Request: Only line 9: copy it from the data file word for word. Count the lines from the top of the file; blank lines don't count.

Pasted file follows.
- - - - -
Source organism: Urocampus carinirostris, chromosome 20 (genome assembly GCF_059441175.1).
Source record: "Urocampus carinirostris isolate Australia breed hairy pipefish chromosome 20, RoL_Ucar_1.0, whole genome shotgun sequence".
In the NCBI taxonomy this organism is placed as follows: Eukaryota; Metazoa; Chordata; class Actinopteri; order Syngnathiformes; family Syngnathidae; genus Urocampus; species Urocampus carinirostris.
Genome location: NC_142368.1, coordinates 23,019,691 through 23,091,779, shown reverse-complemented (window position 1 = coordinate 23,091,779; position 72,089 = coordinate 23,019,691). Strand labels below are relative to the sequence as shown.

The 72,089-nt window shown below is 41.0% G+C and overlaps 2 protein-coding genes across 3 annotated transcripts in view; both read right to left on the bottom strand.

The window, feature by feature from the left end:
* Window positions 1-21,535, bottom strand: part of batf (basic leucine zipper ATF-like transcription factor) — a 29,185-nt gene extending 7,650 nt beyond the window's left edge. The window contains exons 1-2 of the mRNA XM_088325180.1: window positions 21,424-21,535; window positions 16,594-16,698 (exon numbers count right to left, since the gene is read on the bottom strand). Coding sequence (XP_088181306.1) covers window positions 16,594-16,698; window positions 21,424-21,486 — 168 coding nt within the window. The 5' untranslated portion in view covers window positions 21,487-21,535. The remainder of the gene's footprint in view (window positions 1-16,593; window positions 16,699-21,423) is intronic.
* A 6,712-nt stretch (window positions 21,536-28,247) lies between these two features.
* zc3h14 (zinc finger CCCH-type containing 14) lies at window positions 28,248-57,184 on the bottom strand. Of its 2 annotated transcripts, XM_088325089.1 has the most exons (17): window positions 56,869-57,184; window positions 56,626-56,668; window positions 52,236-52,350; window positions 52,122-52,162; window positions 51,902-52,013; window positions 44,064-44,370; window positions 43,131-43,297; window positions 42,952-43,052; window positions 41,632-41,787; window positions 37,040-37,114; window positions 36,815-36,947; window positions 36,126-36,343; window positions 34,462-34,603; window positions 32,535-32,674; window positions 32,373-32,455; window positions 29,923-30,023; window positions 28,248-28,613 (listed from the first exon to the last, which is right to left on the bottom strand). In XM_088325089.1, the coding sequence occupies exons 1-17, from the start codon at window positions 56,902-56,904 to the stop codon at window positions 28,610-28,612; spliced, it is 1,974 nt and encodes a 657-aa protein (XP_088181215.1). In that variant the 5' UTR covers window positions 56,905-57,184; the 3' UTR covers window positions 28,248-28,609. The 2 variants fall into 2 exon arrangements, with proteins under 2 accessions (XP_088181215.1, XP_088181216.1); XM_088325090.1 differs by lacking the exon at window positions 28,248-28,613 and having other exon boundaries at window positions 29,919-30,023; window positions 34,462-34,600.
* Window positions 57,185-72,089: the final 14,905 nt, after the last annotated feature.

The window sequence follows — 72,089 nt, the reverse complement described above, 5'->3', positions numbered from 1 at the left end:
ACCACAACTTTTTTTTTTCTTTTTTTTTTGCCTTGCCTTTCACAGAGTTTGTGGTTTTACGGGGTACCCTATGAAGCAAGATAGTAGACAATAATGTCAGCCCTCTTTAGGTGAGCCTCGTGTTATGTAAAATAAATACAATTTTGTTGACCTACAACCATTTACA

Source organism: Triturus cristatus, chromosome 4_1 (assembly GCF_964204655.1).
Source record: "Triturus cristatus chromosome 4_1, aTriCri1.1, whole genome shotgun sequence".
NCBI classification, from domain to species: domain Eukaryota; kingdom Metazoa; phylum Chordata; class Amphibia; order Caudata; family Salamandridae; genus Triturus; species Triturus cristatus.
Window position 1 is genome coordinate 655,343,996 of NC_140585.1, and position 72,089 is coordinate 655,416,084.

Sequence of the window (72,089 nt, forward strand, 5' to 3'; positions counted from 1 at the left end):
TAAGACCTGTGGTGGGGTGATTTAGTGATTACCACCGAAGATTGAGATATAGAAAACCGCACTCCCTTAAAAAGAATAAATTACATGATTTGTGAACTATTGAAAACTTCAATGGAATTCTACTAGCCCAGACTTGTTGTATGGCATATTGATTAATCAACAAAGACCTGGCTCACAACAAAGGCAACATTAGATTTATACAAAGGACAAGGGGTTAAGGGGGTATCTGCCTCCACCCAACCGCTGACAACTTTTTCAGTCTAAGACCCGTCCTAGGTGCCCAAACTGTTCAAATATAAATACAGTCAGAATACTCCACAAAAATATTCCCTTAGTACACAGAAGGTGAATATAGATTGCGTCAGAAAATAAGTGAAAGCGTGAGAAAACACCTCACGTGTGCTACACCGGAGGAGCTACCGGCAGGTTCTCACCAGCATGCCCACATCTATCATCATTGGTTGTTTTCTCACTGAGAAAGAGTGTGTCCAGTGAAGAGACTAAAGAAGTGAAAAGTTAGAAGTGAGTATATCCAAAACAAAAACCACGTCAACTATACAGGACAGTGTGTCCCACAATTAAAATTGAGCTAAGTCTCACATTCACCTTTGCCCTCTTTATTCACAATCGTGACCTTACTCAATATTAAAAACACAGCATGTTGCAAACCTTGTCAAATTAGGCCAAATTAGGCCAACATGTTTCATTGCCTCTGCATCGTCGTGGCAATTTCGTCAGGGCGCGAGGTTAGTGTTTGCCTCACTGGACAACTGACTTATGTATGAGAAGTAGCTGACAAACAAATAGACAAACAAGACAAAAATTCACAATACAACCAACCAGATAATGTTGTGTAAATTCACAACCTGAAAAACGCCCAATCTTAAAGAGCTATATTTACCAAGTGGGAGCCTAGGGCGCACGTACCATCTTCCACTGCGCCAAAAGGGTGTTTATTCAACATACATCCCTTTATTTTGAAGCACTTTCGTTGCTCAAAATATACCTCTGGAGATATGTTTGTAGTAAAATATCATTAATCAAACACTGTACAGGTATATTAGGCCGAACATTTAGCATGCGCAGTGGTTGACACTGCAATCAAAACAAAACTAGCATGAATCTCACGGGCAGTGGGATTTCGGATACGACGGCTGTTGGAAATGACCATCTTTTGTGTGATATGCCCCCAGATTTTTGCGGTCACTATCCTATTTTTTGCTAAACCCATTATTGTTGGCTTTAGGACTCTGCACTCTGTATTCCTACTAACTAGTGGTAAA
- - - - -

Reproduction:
* zc3h14 (zinc finger CCCH-type containing 14) lies at window positions 28,248-57,184 on the bottom strand. Of its 2 annotated transcripts, XM_088325089.1 has the most exons (17): window positions 56,869-57,184; window positions 56,626-56,668; window positions 52,236-52,350; window positions 52,122-52,162; window positions 51,902-52,013; window positions 44,064-44,370; window positions 43,131-43,297; window positions 42,952-43,052; window positions 41,632-41,787; window positions 37,040-37,114; window positions 36,815-36,947; window positions 36,126-36,343; window positions 34,462-34,603; window positions 32,535-32,674; window positions 32,373-32,455; window positions 29,923-30,023; window positions 28,248-28,613 (listed from the first exon to the last, which is right to left on the bottom strand). In XM_088325089.1, the coding sequence occupies exons 1-17, from the start codon at window positions 56,902-56,904 to the stop codon at window positions 28,610-28,612; spliced, it is 1,974 nt and encodes a 657-aa protein (XP_088181215.1). In that variant the 5' UTR covers window positions 56,905-57,184; the 3' UTR covers window positions 28,248-28,609. The 2 variants fall into 2 exon arrangements, with proteins under 2 accessions (XP_088181215.1, XP_088181216.1); XM_088325090.1 differs by lacking the exon at window positions 28,248-28,613 and having other exon boundaries at window positions 29,919-30,023; window positions 34,462-34,600.